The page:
Her favorite subject is Swing Choir and her favorite teacher is Mrs. Monson. Her hobbies are singing, dancing and baking and her extracurricular activity is cheerleading.
She would like to pursue a career in fashion designing and baking. She hopes to attend a college where she can learn fashion designing and culinary arts.
Leggett, 15, a sophomore, was picked by the math class as Student of the Week.
She is the daughter of Delores Leggett. She has five siblings, Lena, 30; Crystal, 27; Carlos, 26; John, 19; and Adam, 16.
Her favorite subject is band, her favorite teacher is Mrs. Monson and her role model is her mother. Her hobby is listening to music.
She hopes to attend Fort Peck Community College and wants to pursue a career in nursing.
Boos, 13, is a seventh- grader who was picked by the math and industrial arts classes as the Student of the Week.
He is the son of Darcy and Nicole Boos. He has two siblings, Kenny, 13; and Lennox, 15 days old.
His favorite subject is geography, his favorite teacher is Mr. Paine and his role model is his brother.
His hobbies are fishing and hunting and his extracurricular activities include basketball, football and track.
He hopes to attend Montana State University - Bozeman and is interested in pursuing a career with Montana-Dakota Utilities.
Last Updated on Wednesday, 13 November 2013 09:47
Written by The Herald-News
Three area students have been selected to receive Anderson Memorial Scholarships for the upcoming spring semester.
Brady Osksa of Plentywood will be receiving $1000. He is currently a freshman at North Dakota State University in Fargo, N.D., studying agricultural engineering.
Sean Palmer, a 2009 graduate of Culbertson High School, will receive $750. Palmer is studying agriculture education at Montana State University - Bozeman.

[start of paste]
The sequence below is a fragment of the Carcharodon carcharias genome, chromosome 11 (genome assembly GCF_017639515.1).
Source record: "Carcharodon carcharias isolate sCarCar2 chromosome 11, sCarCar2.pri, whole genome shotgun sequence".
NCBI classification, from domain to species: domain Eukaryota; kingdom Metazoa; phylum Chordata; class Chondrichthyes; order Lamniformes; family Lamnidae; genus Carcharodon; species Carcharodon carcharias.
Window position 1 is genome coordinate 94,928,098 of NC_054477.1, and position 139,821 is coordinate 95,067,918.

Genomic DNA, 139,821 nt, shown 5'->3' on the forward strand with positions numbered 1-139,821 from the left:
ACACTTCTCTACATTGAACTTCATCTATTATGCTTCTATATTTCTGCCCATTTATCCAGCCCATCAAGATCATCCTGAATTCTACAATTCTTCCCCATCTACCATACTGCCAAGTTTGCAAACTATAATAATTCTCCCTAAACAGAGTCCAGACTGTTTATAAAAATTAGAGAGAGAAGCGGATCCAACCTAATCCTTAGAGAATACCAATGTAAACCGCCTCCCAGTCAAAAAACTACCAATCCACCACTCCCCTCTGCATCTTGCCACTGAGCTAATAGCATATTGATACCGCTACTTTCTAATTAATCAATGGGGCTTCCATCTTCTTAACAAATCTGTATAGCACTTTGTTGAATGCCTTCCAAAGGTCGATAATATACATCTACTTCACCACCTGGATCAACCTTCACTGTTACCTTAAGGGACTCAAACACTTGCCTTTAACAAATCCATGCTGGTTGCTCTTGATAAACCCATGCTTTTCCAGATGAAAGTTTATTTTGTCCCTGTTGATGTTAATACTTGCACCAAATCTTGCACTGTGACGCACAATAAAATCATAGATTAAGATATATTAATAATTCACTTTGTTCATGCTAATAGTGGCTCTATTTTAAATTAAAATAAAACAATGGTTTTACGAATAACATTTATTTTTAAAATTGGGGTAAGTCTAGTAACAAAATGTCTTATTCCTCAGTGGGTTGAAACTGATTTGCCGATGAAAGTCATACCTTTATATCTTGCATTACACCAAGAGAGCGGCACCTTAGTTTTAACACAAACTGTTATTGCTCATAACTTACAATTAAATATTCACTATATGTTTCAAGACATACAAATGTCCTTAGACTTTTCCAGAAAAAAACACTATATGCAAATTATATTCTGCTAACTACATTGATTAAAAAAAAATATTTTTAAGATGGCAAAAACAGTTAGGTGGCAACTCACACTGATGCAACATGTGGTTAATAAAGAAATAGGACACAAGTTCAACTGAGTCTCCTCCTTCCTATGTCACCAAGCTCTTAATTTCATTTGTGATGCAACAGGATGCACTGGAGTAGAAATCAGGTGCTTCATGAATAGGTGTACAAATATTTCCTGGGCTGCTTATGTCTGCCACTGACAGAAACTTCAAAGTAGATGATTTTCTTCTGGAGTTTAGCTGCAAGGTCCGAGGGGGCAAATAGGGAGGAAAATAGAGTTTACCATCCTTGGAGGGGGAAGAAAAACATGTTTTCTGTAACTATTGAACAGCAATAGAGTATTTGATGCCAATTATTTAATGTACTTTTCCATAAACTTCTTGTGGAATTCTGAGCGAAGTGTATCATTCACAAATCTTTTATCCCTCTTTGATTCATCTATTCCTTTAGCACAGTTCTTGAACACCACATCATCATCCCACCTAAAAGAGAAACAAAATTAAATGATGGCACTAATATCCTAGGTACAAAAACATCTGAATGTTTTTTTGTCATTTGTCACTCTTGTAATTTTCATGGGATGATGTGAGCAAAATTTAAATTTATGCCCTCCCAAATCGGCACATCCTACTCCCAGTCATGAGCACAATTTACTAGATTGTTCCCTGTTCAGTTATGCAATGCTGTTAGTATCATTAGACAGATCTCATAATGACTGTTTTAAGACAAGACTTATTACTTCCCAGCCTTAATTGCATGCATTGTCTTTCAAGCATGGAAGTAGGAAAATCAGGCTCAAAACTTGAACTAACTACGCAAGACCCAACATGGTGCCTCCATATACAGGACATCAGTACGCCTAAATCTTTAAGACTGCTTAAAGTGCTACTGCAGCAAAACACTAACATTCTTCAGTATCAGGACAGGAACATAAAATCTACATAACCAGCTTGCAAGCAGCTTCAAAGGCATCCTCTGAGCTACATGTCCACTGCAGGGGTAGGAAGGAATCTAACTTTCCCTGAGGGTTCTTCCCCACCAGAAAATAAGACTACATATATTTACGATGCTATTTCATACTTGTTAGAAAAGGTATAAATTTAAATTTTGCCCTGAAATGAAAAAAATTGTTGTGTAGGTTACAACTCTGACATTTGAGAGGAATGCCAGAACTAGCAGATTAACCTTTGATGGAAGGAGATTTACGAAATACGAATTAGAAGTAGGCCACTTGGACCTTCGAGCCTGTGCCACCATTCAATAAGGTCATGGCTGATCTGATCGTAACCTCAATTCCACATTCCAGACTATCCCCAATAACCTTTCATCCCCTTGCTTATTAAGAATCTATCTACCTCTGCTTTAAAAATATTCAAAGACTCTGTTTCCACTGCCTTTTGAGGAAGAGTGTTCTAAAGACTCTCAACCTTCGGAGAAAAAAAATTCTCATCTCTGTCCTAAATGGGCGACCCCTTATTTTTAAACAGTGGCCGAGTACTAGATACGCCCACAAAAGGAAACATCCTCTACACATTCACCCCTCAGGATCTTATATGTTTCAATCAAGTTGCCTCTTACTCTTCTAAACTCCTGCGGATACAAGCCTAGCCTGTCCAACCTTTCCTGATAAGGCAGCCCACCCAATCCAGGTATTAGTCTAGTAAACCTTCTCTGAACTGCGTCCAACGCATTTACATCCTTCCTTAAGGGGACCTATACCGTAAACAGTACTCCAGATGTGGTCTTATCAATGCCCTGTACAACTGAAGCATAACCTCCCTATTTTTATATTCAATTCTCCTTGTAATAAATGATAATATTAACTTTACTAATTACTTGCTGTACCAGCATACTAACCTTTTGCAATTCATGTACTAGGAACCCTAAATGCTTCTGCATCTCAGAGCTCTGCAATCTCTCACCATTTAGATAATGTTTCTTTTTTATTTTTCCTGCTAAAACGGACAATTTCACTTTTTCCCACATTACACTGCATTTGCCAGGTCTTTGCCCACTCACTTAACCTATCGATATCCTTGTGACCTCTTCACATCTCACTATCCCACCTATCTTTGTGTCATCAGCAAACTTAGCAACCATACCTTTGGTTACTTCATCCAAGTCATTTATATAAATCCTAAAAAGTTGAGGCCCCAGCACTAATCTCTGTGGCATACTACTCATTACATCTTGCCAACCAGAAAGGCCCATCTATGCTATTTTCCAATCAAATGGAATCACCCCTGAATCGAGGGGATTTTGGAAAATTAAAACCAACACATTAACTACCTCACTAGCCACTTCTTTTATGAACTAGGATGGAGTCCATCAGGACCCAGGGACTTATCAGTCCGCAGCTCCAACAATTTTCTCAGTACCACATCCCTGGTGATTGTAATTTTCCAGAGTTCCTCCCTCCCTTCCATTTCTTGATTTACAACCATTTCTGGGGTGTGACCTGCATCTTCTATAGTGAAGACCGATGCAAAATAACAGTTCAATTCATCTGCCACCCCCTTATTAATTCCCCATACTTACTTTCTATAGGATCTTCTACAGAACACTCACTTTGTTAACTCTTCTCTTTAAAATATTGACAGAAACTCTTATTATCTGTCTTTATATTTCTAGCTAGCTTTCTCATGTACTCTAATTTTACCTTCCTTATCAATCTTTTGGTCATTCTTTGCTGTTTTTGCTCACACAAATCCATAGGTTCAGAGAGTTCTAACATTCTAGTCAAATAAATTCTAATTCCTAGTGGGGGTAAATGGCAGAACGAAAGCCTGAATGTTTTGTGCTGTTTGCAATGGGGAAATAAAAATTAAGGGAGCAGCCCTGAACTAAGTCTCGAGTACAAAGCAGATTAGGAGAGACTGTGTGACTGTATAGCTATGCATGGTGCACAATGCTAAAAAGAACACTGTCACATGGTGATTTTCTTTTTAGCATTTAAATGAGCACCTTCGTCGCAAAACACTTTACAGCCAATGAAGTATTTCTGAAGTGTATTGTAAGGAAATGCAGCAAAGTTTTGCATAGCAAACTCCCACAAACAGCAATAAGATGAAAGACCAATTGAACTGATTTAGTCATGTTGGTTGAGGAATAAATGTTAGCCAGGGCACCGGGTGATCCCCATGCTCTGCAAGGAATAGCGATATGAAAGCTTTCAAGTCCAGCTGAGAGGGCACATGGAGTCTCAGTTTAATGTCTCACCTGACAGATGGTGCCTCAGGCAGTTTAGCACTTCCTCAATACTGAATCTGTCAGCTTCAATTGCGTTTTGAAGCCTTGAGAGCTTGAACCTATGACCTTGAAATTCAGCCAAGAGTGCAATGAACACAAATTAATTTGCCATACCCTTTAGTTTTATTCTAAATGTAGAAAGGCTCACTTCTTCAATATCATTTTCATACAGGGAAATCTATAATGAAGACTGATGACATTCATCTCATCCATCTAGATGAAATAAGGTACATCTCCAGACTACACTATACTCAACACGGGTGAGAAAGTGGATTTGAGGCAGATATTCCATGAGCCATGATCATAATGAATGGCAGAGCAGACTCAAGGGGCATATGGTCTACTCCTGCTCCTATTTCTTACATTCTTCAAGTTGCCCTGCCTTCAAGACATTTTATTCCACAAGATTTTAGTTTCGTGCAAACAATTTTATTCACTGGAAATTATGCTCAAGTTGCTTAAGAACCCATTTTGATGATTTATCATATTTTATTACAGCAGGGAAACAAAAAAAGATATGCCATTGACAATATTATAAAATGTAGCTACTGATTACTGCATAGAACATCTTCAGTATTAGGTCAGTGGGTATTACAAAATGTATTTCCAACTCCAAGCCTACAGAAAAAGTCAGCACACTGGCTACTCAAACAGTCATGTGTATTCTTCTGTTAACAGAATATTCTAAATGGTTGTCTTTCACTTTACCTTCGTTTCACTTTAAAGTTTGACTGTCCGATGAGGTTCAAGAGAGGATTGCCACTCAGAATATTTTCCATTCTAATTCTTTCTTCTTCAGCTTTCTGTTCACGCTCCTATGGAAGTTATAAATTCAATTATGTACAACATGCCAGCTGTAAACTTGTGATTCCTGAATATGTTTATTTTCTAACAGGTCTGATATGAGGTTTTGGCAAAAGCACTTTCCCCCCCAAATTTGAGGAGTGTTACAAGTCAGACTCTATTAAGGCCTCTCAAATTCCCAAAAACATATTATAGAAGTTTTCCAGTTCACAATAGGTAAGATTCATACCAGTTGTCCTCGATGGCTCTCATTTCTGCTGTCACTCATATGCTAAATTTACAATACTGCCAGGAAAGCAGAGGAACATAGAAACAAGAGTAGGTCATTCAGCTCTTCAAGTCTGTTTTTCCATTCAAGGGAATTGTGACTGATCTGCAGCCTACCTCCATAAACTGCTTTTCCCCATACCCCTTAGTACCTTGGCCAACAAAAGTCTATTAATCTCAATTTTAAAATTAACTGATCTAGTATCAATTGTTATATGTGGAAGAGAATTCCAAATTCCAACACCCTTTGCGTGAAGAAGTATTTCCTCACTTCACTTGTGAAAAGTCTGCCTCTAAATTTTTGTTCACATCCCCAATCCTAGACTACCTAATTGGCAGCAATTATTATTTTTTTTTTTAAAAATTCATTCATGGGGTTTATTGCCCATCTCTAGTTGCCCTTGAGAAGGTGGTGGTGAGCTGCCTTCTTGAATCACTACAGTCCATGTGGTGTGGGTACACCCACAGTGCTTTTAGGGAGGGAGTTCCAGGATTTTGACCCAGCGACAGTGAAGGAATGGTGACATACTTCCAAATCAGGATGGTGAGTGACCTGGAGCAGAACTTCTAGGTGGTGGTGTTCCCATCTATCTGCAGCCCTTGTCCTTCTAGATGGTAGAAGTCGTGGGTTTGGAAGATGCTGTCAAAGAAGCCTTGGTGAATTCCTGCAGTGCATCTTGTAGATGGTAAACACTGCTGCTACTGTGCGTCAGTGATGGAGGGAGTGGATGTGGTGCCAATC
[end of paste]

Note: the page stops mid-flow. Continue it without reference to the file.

Robert Kjelshus, a 2013 graduate of Froid School, will also receive $750. He is enrolled in the diesel technology program at Montana State University - Billings.
The scholarship was set up in memory of Carlie and Ty Anderson of Froid who were killed in April 2012. Initial funds were raised at the Sheridan and Roosevelt county fair livestock sales through the sale of donated animals. Four animals were donated to the Roosevelt County Fair sale again this summer raising over $10,000 to enhance the fund.
With these scholarships, $7,000 in educational funds will have been paid out to nine recipients.
The scholarship is available to graduating seniors and continuing secondary education students who graduated or will graduate from a school in Roosevelt or Sheridan counties and were members of 4-H and/or FFA.
Applications are available at the two county Extension offices and are due July 1 of the current year. Scholarship amounts vary depending on the number of qualified applicants and the financial need.
Last Updated on Wednesday, 13 November 2013 09:46
Written by Al Stover
The Wolf Point Chamber of Commerce and Agriculture held a meeting Nov. 6 at the Sherman Inn to discuss several items.
After chamber president Jeff Presser welcomed everyone to the meeting, the chamber approved the minutes of the Oct. 16 meeting. Jan Bryan made the motion to approve the minutes and Nicole Huber seconded it.